New Challenges Facing Secured Creditors in Section 115A Applications

The recent decision of the High Court in Re Fetherstone [2018] IEHC 683 complicates a creditor’s assessment of debtor conduct in evaluating Personal Insolvency Arrangements. In this case the Debtor’s poor repayment history in the 2 years prior to the issue of the Protective Certificate, was pleaded by the creditor as being a strong and compelling argument against granting the relief under section 115A of the Act. Under section 115A (10) of the Act the Court is obliged to consider the Debtor’s conduct in seeking to pay the debts concerned in the 2 years prior to a protective certificate. The Act specifically refers to conduct in the context of repayments made and the conduct of the creditor in seeking to recoup payment. However, unlike subsection 9, this section does not mandate a Court to refuse a PIA where there has been poor repayment history. Instead, it requires the Court to include repayment history in its overall considerations.

In the Fetherstone case, the Debtor had not made any payment in the 13 months prior to the issuance of the Protective Certificate, in circumstances where the Debtor’s business appeared to be becoming more profitable in the same time period. The Court stated it is “incumbent upon the debtor to explain why debts were left unpaid”. The Court described the Debtor’s explanation of the poor repayment history as “entirely inadequate…the debtor has failed to place any sufficient evidence before the court to explain why his payment record was so poor”.  The Court further stated “the failure of the debtor to properly explain himself weights heavily against the grant of relief under s.115A”. 

Nevertheless, and somewhat surprisingly, given those strong observations, the Court, did not believe the poor repayment history was of itself the sole determinant of the Court’s analysis.  The Court found some other factors were more important to the Court than the poor repayment history, such as the Debtor’s improving business, which ensured the Arrangement was sustainable, and the fact that in the creditor did not raise a complaint to the PIP about poor repayment history in its dealings with the PIP following the issuance of the Protective Certificate and indeed was prepared to make a counter offer to the PIP, as an alternative to the PIA. The Court also noted that the unsecured creditors would do better in the PIA when compared to bankruptcy.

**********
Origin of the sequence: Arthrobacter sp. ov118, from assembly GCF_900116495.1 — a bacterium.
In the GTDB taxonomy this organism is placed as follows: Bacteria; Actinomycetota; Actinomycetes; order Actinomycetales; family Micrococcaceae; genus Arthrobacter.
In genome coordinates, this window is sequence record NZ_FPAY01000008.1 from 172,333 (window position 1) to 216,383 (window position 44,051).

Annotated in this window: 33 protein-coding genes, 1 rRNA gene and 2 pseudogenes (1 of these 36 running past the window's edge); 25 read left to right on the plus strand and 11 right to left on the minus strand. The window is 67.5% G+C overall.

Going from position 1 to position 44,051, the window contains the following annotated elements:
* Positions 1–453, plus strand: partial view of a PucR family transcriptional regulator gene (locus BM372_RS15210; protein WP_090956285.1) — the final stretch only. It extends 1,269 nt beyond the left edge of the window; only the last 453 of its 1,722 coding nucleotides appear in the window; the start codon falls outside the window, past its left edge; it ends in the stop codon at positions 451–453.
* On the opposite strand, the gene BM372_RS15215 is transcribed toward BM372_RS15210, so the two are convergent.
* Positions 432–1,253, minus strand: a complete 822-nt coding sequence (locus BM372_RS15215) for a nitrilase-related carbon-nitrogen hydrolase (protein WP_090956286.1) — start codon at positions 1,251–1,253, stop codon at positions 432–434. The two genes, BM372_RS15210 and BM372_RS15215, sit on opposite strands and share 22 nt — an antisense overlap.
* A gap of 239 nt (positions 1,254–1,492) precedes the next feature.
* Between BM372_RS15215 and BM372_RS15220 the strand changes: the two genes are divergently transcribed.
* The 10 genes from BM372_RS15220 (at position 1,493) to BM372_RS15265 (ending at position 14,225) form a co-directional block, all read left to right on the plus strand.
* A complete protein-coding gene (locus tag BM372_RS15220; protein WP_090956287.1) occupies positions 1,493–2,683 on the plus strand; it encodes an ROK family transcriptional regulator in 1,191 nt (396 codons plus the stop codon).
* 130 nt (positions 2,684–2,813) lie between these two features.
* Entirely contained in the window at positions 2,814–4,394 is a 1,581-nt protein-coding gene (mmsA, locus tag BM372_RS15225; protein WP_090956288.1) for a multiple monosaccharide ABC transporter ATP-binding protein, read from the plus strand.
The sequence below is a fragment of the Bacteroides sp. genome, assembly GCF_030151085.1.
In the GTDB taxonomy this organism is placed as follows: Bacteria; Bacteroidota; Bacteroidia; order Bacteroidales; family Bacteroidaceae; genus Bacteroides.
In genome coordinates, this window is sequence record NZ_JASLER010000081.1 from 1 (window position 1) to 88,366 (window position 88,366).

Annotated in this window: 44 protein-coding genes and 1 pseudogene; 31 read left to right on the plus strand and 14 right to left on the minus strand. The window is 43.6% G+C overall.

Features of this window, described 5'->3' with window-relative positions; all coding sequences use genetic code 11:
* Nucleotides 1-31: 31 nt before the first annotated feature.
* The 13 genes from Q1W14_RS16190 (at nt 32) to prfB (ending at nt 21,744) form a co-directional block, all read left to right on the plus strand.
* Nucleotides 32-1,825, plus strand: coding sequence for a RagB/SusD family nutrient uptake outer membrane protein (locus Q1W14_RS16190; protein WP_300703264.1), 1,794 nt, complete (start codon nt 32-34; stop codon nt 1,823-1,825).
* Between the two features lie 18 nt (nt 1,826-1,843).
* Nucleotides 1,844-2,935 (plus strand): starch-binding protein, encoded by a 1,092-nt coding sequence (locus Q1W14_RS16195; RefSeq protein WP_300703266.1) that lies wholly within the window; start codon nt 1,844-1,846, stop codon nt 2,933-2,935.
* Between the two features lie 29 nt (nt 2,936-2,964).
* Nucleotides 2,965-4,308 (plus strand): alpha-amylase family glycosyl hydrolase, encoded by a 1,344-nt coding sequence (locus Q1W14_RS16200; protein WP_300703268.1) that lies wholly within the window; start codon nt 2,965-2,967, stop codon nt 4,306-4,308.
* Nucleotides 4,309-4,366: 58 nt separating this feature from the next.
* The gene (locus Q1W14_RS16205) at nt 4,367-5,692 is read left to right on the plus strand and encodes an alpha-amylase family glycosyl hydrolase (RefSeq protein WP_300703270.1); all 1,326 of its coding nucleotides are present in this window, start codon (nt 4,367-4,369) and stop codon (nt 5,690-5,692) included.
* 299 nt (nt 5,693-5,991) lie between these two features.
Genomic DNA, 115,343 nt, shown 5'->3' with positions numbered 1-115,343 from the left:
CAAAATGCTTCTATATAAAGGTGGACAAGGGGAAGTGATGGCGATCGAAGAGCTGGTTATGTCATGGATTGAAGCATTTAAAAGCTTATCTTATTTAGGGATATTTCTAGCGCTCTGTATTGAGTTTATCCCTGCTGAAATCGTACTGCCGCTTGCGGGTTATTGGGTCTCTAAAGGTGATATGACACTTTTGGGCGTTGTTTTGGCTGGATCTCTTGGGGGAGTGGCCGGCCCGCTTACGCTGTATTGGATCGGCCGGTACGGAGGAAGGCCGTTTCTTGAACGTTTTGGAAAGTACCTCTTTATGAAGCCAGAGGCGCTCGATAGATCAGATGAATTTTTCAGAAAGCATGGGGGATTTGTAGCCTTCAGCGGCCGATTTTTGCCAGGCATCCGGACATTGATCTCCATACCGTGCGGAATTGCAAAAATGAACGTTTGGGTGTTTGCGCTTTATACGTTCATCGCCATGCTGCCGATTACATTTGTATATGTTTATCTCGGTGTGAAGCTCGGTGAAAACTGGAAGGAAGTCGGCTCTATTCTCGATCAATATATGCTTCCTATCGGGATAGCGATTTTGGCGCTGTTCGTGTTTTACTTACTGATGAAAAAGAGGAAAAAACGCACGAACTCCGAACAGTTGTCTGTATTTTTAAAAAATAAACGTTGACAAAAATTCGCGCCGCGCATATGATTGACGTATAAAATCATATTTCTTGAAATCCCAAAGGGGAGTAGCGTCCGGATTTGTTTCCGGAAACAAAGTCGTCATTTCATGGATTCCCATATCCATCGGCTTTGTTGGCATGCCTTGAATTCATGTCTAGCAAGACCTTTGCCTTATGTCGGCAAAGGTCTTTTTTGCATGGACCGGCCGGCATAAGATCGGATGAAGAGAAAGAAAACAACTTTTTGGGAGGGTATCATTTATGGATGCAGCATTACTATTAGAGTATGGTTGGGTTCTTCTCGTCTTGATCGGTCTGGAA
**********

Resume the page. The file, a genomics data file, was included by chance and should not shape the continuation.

It would appear therefore, that while a secured creditor is not precluded from using poor repayment history to point to a conduct argument as to why an arrangement should not be granted, it will be essential to raise this in correspondence with the PIP at the very outset and certainly prior to the vote of the creditor’s meeting. Raising it for the first time, during a section 115A will not be sufficient to persuade a court not to grant the relief sought.

Meanwhile, secured creditors will also have to contend with a very recent decision of the High Court in Re Parkin [2019] IEHC 56, which appears, to further undermine the prospects of including debt warehousing as a feature of debt restructure. In the Parkin case the Court, excluded the Debtor’s pension from any assessment of whether a warehousing component was affordable.  In this case, it was the secured creditor’s position that a warehouse was affordable for a number of reasons, including the existence of a pension which would become payable to the Debtor within the lifetime of the mortgage. The Court disagreed and ruled that section 51 of the Act applied to the pension.  Section 51 states pensions are not reckonable unless they become payable within the life of an Arrangement. 
In the Parkin case, the Court felt that as the Debtor was not going to reach retirement age within the currency of the PIA, that the pension would, therefore not become payable. Consequently, no account could be taken of it, in assessing the Debtor’s affordability.  This has potentially far reaching ramifications for secured creditors who now appear, for the time being at least, to be precluded from including a debtor’s pension in their analysis of affordability.  The warehouse had been proposed by the secured creditor as an alternative to a very large up front write down.  The Court, while stating that any write down must be proposed with reference to affordability and be “objectively justifiable”, approved the Arrangement which contained a write down to the section 105 Valuation. There is some comfort in this for secured creditors, in that they should no longer be subject to the arbitrary write down to the current market value of the secured property. Rather, any proposed write down will be assessed strictly on the basis of the Debtor’s affordability.

This ought to, in time, lead to a change in the practices of the PIP’s, a large number of whom have taken to arbitrarily writing off all the negative equity of a property in an Arrangement. It had become an all too common feature, that the PIP’s assessment of affordability exactly matched the valuation of the property.  So, while the issue of debt warehousing will pose challenges to secured creditors in reviewing Arrangements and preparing counter offers, there is simultaneously some comfort that debt write downs to the value of the secured property will become a thing of the past. 

For further information, please contact Andrew Croughan, Richard O'Sullivan or your usual contact in OSM Partners